On the Tuesday following my jump, I woke up before my alarm rang, packed my bags, and was out the door at five thirty with my uncle on the way to Paris. Once in town, I spent the rest of the early morning eagerly refreshing my computer, waiting for “in flight” to read “arrived” instead. When I finally got my wish, I shot out into the streets, down the stairs to navigate the Métro, switching lines to arrive at Châtelet-Les Halles. I took a seat by the window at La Pointe Saint Eustache, which I had chosen as a meeting spot five days earlier. I read the French learner that my grandmother had used at NYU, where she took summer language classes as a girl, which she had passed on to me, full of short stories and fables, written with outdated expressions and the present tense. A week ago, the skies were bright and sunny, but now it was pouring rain and I regretted not owning boots.
But then my phone rang, and who cares about shoes anymore when the person on the other end tells me “Hello, I’m here!” and thirty minutes later, he’s walking right up to me, his suitcase behind him, coming to my corner of the café and giving me a hug. Rien de mieux, putain. Phillip was in France and we were moving to the Dordogne. Hot damn, c’est parti!
We picked up my car in Vernon (that’s right, I have a car!) and started our drive south. We spent a night in Dreux, for which we have very little to compliment (sorry to the Drouais…). The next morning, as we passed through Chartres, we couldn’t resist stopping by Cathédral Notre-Dame to see the Sancta Camisa and gawk ar gothic architecture.
Then things got interesting. Or terrifying and difficult, depending how you look at it.
Continuing south toward the Dordogne, Phillip did most of the driving, as I was inexperienced with manual transmission and frankly, a bit afraid of the car. But I thought it only fair after a few hours to relieve Phillip of the job and take the wheel. Night had fallen and it was raining, but I was rolling along on the highway quite peacefully. A light blinked on, and “témoin de charge batterie” read on the screen, indicating that the battery was weak, but I thought nothing of it. A running car should recharge its own battery right? Loin des yeux, loin du cœur!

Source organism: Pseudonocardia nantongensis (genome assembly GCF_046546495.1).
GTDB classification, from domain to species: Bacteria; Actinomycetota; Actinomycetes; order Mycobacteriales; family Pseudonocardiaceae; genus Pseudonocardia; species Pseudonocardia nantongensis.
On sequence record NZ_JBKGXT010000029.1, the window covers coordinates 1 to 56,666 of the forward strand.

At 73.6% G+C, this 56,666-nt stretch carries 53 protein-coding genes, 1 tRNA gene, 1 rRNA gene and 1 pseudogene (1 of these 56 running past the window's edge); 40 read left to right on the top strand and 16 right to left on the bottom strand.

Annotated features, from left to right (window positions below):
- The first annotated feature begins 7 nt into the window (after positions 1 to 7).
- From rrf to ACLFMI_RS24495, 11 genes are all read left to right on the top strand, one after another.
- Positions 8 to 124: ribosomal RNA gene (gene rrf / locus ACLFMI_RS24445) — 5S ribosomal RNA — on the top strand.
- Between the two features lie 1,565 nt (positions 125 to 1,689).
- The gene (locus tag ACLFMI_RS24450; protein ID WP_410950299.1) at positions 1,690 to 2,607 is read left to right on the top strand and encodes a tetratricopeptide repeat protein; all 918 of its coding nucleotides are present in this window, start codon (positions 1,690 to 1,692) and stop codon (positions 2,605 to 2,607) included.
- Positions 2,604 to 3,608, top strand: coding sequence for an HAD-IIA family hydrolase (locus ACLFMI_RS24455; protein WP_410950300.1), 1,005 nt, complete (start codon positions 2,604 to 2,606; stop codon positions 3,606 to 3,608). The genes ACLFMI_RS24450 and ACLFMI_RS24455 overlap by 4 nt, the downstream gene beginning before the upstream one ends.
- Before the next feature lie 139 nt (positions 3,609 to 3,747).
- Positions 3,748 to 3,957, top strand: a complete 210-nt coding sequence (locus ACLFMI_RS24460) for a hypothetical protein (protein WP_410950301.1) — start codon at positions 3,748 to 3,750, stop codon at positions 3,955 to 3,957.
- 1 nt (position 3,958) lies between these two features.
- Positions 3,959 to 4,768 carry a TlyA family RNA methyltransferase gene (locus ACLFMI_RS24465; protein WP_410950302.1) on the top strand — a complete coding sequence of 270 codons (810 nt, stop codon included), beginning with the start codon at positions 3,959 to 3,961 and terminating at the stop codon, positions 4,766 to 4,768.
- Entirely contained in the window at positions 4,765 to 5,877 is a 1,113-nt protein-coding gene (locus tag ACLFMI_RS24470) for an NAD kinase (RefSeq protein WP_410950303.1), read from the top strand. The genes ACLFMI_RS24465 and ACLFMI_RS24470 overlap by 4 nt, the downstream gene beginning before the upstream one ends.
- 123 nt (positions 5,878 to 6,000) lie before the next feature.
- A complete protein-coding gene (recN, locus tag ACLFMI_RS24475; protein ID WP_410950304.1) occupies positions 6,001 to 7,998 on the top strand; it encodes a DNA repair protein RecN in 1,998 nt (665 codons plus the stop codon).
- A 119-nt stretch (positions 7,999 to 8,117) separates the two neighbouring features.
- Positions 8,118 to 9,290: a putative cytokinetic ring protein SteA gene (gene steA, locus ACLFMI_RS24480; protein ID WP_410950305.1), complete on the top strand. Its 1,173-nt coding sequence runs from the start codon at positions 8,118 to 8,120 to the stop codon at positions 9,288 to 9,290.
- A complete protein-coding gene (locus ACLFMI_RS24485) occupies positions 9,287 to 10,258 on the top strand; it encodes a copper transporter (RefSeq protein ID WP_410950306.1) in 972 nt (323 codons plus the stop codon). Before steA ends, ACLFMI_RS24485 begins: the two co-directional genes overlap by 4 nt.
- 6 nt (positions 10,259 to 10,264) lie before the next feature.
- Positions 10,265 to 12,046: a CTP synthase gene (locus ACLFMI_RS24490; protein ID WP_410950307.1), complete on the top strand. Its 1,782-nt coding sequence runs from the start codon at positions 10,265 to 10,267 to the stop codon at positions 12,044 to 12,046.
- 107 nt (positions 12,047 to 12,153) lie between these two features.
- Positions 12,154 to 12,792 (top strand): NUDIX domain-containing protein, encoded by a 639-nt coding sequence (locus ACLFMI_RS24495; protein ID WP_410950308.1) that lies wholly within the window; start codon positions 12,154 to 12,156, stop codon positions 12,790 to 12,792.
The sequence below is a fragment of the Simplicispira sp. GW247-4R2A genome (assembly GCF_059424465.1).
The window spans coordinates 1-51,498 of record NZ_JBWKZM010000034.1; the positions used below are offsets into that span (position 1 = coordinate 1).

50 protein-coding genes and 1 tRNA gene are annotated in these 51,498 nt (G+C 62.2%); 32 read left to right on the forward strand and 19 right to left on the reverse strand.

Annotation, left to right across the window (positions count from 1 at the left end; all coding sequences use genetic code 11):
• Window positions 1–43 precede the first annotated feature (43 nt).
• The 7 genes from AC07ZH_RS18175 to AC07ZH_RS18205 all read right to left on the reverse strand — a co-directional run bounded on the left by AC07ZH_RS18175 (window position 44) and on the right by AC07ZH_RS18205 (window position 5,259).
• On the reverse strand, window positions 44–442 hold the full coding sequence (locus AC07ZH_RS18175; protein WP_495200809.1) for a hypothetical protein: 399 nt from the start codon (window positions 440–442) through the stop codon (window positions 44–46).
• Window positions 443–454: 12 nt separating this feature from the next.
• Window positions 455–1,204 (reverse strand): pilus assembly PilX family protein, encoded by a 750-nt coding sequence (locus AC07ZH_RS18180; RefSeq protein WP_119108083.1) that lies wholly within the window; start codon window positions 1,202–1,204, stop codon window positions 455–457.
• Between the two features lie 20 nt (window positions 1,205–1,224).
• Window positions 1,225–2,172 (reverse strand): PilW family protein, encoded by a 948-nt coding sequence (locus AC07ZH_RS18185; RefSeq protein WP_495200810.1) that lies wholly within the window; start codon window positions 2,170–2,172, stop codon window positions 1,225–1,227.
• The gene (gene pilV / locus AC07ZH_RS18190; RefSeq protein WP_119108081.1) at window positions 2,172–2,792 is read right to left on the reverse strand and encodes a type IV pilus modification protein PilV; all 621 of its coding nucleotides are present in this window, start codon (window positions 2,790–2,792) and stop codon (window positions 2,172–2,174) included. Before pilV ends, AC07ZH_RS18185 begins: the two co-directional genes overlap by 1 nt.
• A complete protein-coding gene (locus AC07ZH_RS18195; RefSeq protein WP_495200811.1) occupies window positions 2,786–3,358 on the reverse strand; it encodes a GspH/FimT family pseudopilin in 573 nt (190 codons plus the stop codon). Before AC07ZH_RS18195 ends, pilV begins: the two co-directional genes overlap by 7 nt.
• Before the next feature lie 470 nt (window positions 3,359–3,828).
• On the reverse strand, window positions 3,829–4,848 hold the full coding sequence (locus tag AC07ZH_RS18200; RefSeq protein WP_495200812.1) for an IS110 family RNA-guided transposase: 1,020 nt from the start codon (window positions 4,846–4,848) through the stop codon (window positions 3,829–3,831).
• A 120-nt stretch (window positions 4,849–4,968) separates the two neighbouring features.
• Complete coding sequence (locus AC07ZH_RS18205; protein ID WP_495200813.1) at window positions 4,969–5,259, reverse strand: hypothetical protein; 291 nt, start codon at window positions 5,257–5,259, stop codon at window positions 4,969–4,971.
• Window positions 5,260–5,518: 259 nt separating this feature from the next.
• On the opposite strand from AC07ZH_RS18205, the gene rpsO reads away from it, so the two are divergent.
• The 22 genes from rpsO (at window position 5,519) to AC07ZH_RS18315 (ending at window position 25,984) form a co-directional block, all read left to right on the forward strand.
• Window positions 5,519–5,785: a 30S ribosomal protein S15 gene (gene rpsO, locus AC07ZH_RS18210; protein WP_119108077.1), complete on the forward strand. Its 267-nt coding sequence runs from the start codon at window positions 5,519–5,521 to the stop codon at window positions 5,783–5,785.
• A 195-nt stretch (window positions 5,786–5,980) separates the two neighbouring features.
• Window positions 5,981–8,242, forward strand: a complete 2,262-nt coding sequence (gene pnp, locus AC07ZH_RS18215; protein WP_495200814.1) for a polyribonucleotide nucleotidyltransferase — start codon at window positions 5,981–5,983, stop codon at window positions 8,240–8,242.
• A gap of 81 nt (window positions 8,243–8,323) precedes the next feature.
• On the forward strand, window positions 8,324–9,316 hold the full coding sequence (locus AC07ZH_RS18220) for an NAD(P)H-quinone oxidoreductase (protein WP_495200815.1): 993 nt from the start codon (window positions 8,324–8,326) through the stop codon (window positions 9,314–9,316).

But then, about forty minutes later, a neon storm hit my dashboard, and a dozen indicator lights lit up in rapid succession, each announcing a fate more awful than the last (non-inclusive):
- Témoin du système antiblocage de roues (ABS) – No more antilock breaks!
- Témoin du contrôle dynamique de stabilité (ESP/ASR) – No more traction control!
- Témoin du système antipollution – No more emission control!
- Témoin de pression d’huile moteur – No more motor oil!
- Témoin d’airbags – No more driver airbag!
- Témoin de neutralisation de l’airbag passager – No more passenger airbag!
What fun! By this point, I’d awoken a resting Phillip from his sleep with my incessant bleating, convinced that the car was moments away from exploding. Seconds later the “témoin d’alerte centralisée STOP” lit up in big, red letters and the needles on the speedometer and tachometer both dropped to zero and the dash went dark. The car had turned off, and was chugging along thanks to momentum and my inability to do anything else (GAAH!). As luck would have it, we managed to cruise into one of the service stations that you pass every twenty kilometers or so. The car didn’t even have enough power to lock its doors, so we abandoned ship and ran into the rest stop through the rain that was coming down even harder.
On a phone with hardly any charge left, I started making calls – to Peugeot, who denied that I had a warranty, to the insurance company, who said they’d pay for a taxi back to Vernon, four hours in the wrong direction. Confused, I called my uncle who, despite being in Germany on business, spent no small amount of time trying to figure out how to fix the car and where I could sleep. Much of the negotiating I had to do though, until two police officers came through the doors for a late night coffee break. I approached them slowly and explained everything that had happened. I had been on hold with the insurance company at the time, and they asked me to hand over the phone and just a few minutes later, they’d hung up and said a tow truck was on its way. Right they were! Phillip and I hopped into the truck and rode off into the darkness, which is the best I can call it, as I still don’t really know where we were that night.
The tow truck driver said that a taxi would stop by the shop to take us to a hotel, though we’d made no reservation. The taxi driver, an old man with a wonderful accent, made a few calls and got us a room in a hotel in nearby La Souterraine. When I told my uncle that we’d secured a place to spend the night, he responded with a text that read (nearly verbatim): Ah, La Souterraine, what they call the “trou du cul” of France. Pardon my French.
Exhausted at this point, we took what we could get and were happy just to be off the road. Though when we awoke in the morning, we found that there wasn’t really much to do in La Souterraine (literally “subterranean,” in the same way that hell is) and the hours until our car was fixed dragged on and on. At least we can say we had time to see the sights, pictured below! (ha-ha-haaaa)
La Souterraine, may our paths not cross again. But a big merci to the friendly people who helped us get back on our feet and back on the road. Onwards, to the Dordogne!